Tuesday, April 16, 2013
I glance over at the clock. The minute hand has been marching steadily onward as husband played Candy land with the twins and Wyatt lingered too long over his fish sticks and the Sunday funny papers.
After that, it's the nightly wind-down routine of bath, book reading, prayers, and bedtime. Any other night, the late sunset of springtime might make me fudge bedtime by a few minutes, but tomorrow is day two of IOWA testing. This mother well knows that staying up even a little late can make for one grumpy, overly tired boy.
Still, when my eyes meet his and I hear the orange dinosaur helmet click beneath his chin, I can't say no.
"Sure," I respond, already sliding my feet into well-worn pink Roper clogs. Instantly, Wyatt rewards me with one of those face-splitting grins of childhood. This is the grin of unabashed joy found by living in this moment alone, 100% unburdened by the choices of yesterday or the uncertainty of tomorrow.
Already, my choice is worth it.
The one problem is I haven't ridden on two wheels since before Wyatt was born. I'm not even sure where my purple bicycle is. And if I did, surely, its rubber tires have grown rigid and crackled from the persistent hundred degree heat of a half dozen or more Louisiana summers.
Wyatt mounts his orange workhorse and offers me his "new" green bike, the one he won last summer through the parish library's summer reading program but hasn't yet ridden much because it's hard for him to "start." It won't be long, though. By summer's end and another growth spurt marked on the wall chart, he will finally be able to touch the ground with more than just the tips of his toes.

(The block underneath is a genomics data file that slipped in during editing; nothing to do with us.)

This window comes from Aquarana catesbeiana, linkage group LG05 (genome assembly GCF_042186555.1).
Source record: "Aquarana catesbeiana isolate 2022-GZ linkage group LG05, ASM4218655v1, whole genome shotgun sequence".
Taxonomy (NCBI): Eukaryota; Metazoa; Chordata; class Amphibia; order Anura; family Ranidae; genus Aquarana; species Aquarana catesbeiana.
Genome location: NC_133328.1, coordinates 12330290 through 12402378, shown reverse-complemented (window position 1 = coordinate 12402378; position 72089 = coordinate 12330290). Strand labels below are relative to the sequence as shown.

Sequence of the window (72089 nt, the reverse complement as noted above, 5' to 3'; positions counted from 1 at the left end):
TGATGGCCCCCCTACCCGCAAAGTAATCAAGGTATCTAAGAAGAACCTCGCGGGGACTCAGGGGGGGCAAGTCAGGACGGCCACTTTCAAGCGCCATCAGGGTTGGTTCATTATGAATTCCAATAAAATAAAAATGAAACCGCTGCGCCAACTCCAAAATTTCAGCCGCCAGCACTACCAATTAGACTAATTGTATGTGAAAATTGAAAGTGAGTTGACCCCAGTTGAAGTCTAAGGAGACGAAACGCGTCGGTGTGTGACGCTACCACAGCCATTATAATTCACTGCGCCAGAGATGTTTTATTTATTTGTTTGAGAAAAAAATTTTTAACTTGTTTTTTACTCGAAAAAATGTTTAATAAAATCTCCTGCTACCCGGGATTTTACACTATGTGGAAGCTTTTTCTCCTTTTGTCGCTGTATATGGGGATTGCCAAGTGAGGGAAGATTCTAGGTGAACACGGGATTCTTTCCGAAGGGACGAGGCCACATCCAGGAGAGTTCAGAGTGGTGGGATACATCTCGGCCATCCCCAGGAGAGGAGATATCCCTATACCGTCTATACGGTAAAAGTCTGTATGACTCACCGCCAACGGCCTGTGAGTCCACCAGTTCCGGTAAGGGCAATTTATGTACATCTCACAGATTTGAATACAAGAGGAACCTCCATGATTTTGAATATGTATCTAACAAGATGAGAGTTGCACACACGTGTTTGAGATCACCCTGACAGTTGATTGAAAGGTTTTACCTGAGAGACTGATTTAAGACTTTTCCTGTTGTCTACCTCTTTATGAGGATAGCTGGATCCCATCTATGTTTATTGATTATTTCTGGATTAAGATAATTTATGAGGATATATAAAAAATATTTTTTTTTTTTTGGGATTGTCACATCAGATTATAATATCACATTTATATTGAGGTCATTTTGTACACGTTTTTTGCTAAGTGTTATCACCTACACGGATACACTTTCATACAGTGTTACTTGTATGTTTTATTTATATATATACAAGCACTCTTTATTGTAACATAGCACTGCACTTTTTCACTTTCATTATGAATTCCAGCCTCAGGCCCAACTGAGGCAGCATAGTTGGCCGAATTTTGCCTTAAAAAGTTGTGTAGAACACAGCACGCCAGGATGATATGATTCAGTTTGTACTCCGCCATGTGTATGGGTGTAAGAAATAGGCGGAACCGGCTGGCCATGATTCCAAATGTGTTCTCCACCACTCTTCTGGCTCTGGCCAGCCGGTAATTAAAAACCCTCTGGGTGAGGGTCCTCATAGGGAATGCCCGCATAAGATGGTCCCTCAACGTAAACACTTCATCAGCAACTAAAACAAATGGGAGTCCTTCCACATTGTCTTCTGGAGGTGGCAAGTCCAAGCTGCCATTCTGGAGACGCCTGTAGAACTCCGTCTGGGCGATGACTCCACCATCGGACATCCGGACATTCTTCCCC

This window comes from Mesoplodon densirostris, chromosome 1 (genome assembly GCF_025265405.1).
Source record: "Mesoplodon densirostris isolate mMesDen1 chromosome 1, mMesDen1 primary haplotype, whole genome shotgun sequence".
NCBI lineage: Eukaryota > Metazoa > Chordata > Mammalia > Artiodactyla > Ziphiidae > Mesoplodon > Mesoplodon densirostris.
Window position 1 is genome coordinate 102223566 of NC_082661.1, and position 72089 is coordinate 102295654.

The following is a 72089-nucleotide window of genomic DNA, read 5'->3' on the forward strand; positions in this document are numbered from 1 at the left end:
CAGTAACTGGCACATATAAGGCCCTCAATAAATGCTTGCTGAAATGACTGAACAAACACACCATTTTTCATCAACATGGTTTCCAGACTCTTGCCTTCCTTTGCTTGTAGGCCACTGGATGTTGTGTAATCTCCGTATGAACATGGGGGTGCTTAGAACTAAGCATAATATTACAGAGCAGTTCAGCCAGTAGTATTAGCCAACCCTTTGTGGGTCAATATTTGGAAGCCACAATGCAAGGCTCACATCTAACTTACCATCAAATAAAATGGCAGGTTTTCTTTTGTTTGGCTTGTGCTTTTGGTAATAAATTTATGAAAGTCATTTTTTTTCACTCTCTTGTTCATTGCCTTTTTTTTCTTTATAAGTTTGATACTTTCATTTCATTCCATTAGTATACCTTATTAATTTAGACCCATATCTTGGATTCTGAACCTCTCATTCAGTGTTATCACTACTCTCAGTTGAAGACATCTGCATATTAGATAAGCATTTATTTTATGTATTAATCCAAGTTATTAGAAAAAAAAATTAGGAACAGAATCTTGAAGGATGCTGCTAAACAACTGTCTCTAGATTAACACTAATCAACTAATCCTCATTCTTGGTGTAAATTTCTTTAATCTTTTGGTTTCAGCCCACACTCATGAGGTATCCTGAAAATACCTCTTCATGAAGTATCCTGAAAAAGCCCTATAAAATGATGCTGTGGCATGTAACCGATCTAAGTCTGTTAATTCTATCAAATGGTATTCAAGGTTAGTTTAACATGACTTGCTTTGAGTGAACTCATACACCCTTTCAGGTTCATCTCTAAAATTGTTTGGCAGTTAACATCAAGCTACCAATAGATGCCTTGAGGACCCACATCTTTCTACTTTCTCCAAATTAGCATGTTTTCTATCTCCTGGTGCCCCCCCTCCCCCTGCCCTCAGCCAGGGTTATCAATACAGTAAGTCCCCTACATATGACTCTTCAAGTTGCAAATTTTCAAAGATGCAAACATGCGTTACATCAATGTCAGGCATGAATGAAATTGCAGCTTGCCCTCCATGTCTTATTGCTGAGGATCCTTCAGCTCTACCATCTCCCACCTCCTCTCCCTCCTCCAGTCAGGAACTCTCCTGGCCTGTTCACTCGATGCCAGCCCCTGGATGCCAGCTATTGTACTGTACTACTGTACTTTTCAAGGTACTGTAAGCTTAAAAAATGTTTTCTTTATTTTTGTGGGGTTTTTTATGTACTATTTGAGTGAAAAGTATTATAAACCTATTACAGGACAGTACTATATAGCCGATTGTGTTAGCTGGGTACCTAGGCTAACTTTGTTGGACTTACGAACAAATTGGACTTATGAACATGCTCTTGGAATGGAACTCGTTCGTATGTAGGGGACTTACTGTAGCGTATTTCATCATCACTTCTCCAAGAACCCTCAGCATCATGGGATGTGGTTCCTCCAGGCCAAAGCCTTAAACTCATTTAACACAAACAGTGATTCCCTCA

I feel like a large square of paper being folded into a tiny paper crane, my extra large frog legs forming a right angle as I struggle to make them fit in the space between the handlebars and pedals. Slowly, I pump them ungracefully through the quicksand gravel. Wyatt drives equally slowly ahead, patient as he constantly looks backwards to make sure I'm keeping up.
Now empowered by several weeks of riding up and down the gravel drive, across the open hay field between the twin barns and our house, this boy thinks his mother should have just as much confidence. (She doesn't.) He pedals patiently beside me, sure of himself even when I am not.
I tell him to go on ahead, ride as fast as he can, that I'll keep up. He does, and I do, too. But then, he slows again, says he wants to ride beside me. Here, he is the teacher and I the student. It's a role he plays well. My heart melts at the care he shows me in this instant, but still, I fear crashing into him and urge him on ahead.
Husband is outside with the camera when we make it back to the carport. Wyatt is all smiles. Even the twins grin at the fun their brother is having.
Husband has to stand on the pedals to get started. He looks even more amusing, crane-folded atop that too-small bike, but the twins think nothing of it, continue to cheer him on even as he clearly lets his oldest son win the race.
It's just five minutes. I could have spent them folding clothes, putting up the rest of supper's dishes, or any number of things. Most of the time, that's just what I do.
But sometimes like tonight, I remember that five minutes is enough. I build up a child. And I make a memory worth keeping.
at 7:21 PM